Blockchain and its potential to revolutionise supplier finance was the key theme to emerge from the Inclusive SCF conference on 24th May. This was the second time that Europe’s financial technology experts and SCF researchers had gathered in Frankfurt, and the first under the auspices of the Supply Chain Finance Community, jointly hosted by Fraunhofer IML and Innopay.
Bart Ras, visiting fellow at Windesheim University and managing director at Greensill Capital, summed up the strength of enthusiasm around blockchain’s potential. “Blockchain today is like supply chain finance itself was seven or eight years ago,” he said. “It feels like the next wave for all of us.”
There was plenty of evidence for Ras’s view. Arnout Buschenhenke of ABN AMRO revealed the first results of the bank’s blockchain-based inventory financing scheme, run jointly with the consultancies Innopay and BeScope and the software provider Exact, and trialled with the Dutch logistics service provider NBK.
The inventory financing request has successfully been placed on the Ethereum blockchain, and a workflow implemented between the logistics service provider (LSP), its SME supplier and the financial services provider – in this case, ABN AMRO, which used the blockchain as a secure way to check the data submitted by the LSP.
“Available within a year”
Further development will include unique reference assets using a lot number or purchase order number, verifying transactions by comparing the source, and extending the inventory financing scheme to include assets that are ‘in transit’.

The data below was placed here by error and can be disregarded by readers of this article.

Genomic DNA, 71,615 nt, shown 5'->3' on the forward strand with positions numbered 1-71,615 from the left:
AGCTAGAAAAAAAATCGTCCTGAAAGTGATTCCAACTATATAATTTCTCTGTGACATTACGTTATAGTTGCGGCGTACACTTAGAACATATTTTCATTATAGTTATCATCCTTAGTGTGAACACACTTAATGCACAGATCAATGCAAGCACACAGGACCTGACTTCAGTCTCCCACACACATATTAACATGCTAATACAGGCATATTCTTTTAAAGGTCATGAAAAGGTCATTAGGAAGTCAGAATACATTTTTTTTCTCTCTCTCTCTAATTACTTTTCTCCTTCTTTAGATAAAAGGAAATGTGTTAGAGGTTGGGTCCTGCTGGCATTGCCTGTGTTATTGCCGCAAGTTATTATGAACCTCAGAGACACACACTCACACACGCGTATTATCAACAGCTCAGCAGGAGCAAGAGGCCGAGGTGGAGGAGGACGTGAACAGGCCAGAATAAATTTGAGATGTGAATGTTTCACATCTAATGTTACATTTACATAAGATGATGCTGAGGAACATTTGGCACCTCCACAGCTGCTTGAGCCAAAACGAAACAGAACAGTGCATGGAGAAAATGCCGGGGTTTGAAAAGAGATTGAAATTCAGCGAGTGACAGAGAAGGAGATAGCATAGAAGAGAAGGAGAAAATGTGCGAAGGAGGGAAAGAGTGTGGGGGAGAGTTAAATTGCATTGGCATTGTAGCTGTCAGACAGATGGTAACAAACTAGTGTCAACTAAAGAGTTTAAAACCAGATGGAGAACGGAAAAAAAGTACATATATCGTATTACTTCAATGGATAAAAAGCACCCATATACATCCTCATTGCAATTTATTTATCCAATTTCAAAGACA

Pressed to say how far the project was from a saleable project, Buschenhenke suggested ABN AMRO could have a blockchain-based finance product available “within the year”.
Alongside blockchain and its possibilities, the other theme of the conference was that of trust. For companies to exchange sensitive data in the way set out in the Inclusive SCF manifesto, whether on the blockchain or not, there will need to be an environment of mutual trust.
Sven Wenzel (pictured, right) of Fraunhofer ISST laid out a framework within which that trust could be fostered: The Industrial Data Space, an initiative founded in Germany but spreading across Europe and the Atlantic, aims to bring together corporations, academics, consultancies and IT firms to develop frameworks for the safe sharing of data to enable new services to be developed.
Presentations from fintech firms Codix, Crossinx and TrustBills demonstrated that, even without the promise of blockchain, supplier finance is becoming available to an ever wider range of suppliers, suggesting that the aims of iSCF are closer to being realised than many might have thought possible when the conference ran for the first time last year.
The most popular element of the day, though? A blockchain simulation which allowed delegates to race toy cars around a track to demonstrate how a smart contract works (main picture).